The relative displacement of the source of a magnetic evoked field component can result from at least two separate mechanisms. First, the neural tissue generating the component can be displaced in space in the brain. Alternatively, a different region of cortex can be involved in generating the component in question. We will briefly consider both alternatives. Patients with schizophrenia also demonstrate anomalous asymmetry of the 100-msec-latency auditory evoked field termed M100, which is thought to be generated in auditory cortex in or near Heschl’s gyrus (17, 19–22). A recent study by Rojas and colleagues (23) suggested that this relative displacement of the M100 may not represent a displacement of Heschl’s gyrus in space but, rather, could be the result of a disease-induced cortical reorganization such that a different region of auditory cortex is involved in its production.
The somatosensory M20, the magnetoencephalographic analog of the EEG evoked potential N20, is generated in area 3b of the postcentral gyrus (24, 25), where it may represent early excitatory postsynaptic potentials (26). The localizations of these early somatosensory magnetic evoked field sources are used for defining the locations of the postcentral gyrus in presurgical mapping studies (27–29). While alterations in the localization of late magnetic sources in the somatosensory cortex can occur as the result of experience, such as amputation (30, 31) or violin playing (32), to our knowledge there are no published data supporting the notion that somatosensory cortical reorganization could result in generation of the M20 any place other than the postcentral gyrus. Accordingly, the preliminary implication of these findings is that there may be a relative displacement of the postcentral gyrus in the right and left hemispheres of patients with psychotic disorders, reflecting a different anatomical, rather than functional, localization.
Anomalous brain asymmetry has been described as characteristic of psychotic disorders, with evidence of asymmetry often being less than that in comparison subjects (2). This difference has been found in both structural (33–38) and functional (20, 39–42) measures. Although this finding has been described predominantly in patients with schizophrenia or schizophreniform disorders, Crow (2) suggested that anomalous asymmetry may be characteristic of psychotic disorders more generally, including the affective psychoses, which our findings support. Direct comparisons of subjects with different psychotic disorders would have to be performed, however, to assess this hypothesis.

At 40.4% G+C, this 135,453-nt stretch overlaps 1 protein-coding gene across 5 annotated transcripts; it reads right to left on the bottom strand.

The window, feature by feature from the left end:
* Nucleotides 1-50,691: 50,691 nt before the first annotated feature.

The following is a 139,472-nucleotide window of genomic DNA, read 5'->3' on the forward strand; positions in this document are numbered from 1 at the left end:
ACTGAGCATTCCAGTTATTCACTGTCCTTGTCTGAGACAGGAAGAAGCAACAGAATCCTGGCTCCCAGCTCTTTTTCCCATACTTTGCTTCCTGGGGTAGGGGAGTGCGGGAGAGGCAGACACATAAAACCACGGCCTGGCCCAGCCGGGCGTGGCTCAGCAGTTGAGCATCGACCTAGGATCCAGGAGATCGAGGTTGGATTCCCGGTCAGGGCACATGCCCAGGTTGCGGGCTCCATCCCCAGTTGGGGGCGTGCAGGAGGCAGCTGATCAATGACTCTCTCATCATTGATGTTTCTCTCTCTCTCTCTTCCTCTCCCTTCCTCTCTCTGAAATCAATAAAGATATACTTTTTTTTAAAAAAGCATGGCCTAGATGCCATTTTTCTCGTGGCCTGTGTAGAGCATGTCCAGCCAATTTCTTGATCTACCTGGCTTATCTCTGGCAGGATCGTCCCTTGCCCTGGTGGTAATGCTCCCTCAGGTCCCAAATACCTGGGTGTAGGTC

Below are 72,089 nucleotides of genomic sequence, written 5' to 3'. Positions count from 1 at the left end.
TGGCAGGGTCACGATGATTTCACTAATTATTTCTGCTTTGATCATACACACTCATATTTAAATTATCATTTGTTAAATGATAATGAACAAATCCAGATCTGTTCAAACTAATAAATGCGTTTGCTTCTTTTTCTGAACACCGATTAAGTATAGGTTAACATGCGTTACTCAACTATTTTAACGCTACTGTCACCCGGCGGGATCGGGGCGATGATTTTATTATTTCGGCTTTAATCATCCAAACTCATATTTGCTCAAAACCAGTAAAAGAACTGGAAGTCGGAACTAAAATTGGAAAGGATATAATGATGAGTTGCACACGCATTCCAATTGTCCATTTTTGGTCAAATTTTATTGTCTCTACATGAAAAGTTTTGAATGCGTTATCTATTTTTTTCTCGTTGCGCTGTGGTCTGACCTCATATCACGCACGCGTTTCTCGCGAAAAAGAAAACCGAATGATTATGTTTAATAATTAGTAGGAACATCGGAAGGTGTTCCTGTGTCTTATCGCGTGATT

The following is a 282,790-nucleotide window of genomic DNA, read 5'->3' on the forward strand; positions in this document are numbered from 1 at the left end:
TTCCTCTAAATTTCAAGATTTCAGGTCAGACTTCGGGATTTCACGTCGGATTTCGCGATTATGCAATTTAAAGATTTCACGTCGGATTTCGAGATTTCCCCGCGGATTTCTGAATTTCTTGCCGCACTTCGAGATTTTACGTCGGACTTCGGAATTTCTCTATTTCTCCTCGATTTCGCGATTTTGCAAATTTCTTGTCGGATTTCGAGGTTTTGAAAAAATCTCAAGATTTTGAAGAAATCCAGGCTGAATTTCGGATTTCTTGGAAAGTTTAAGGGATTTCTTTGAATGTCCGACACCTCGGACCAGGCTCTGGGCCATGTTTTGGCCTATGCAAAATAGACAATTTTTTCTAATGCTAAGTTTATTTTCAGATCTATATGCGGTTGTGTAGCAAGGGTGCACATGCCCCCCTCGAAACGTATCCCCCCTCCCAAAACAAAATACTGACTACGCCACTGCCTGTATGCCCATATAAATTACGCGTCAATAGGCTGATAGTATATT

The development of brain asymmetry in animals is thought to be at least partially under genetic control (43), although the situation in humans is far from clear (11). It has been suggested that psychosis-related brain asymmetries may be related to genetic influences stemming from regions of the X chromosome (44). While the genetics of bipolar disorder are uncertain, evidence of an X chromosome linkage has been described (45). The possible relationship between genes involving lateralization of the brain and bipolar disorder on the X chromosome may merit further investigation.
Both affective psychosis and the lithium used to treat affective disorders have been associated with subclinical alteration in function of the peripheral nervous system, predominantly in the realm of component amplitude and conduction velocity (46). We saw no difference between groups in N20 latency or strength, however. Similarly, no differences were noted between patients treated with lithium (N=8) and those not treated with lithium (N=13). We doubt, therefore, that altered function of the peripheral nervous system is related to these findings.
Since none of our subjects were psychotic at the time of the study, our findings suggest that reversed asymmetry may be a trait, rather than state, marker of psychosis. As such, the findings raise the question of the possible utility of such measures of brain lateralization in predicting the clinical course of early-onset affective disorder or in assessing the possibility of disease development in those at known genetic risk. If the findings are replicated and observed to be stable biological markers of a difference in the course of bipolar disorder, such measures might be of significant clinical utility. For patients in whom such a marker predicts the development of psychosis during episodes of mania or depression, early and aggressive medication and psychosocial intervention might decrease the morbidity, mortality, and cost associated with psychotic mood disorders.
Received Oct. 13, 1998; revision received Feb. 1, 1999; accepted Feb. 9, 1999. From the Biomagnetic Imaging Laboratory, Department of Psychiatry, University of Colorado Health Sciences Center; and the Mental Health Service, Denver VA Medical Center. Address reprint requests to Dr. Reite, Department of Psychiatry, Box C268-68, University of Colorado Health Sciences Center, 4200 East 9th Ave., Denver, CO 80262; Martin.Reite@uchsc.edu (e-mail) Supported by NIMH grant MH-47476.
Equivalent Current Dipole Model Fit Results of Somatosensory Evoked Field: Normalized Error Versus Poststimulus Latency (Top) and Associated Evoked Field Waveforms (Bottom)Statistical Analysis
Mean Laterality of Source of M20 Somatosensory Evoked Field in Normal Comparison Subjects and in Nonpsychotic and Psychotic Patients With Bipolar I Disordera
aThe group-by-hemisphere ANOVA interaction term was contrast coded (see text) with two orthogonal contrasts, which were both significant, indicating that the comparison subjects were different from the two bipolar groups combined and that the two bipolar groups were significantly different from each other.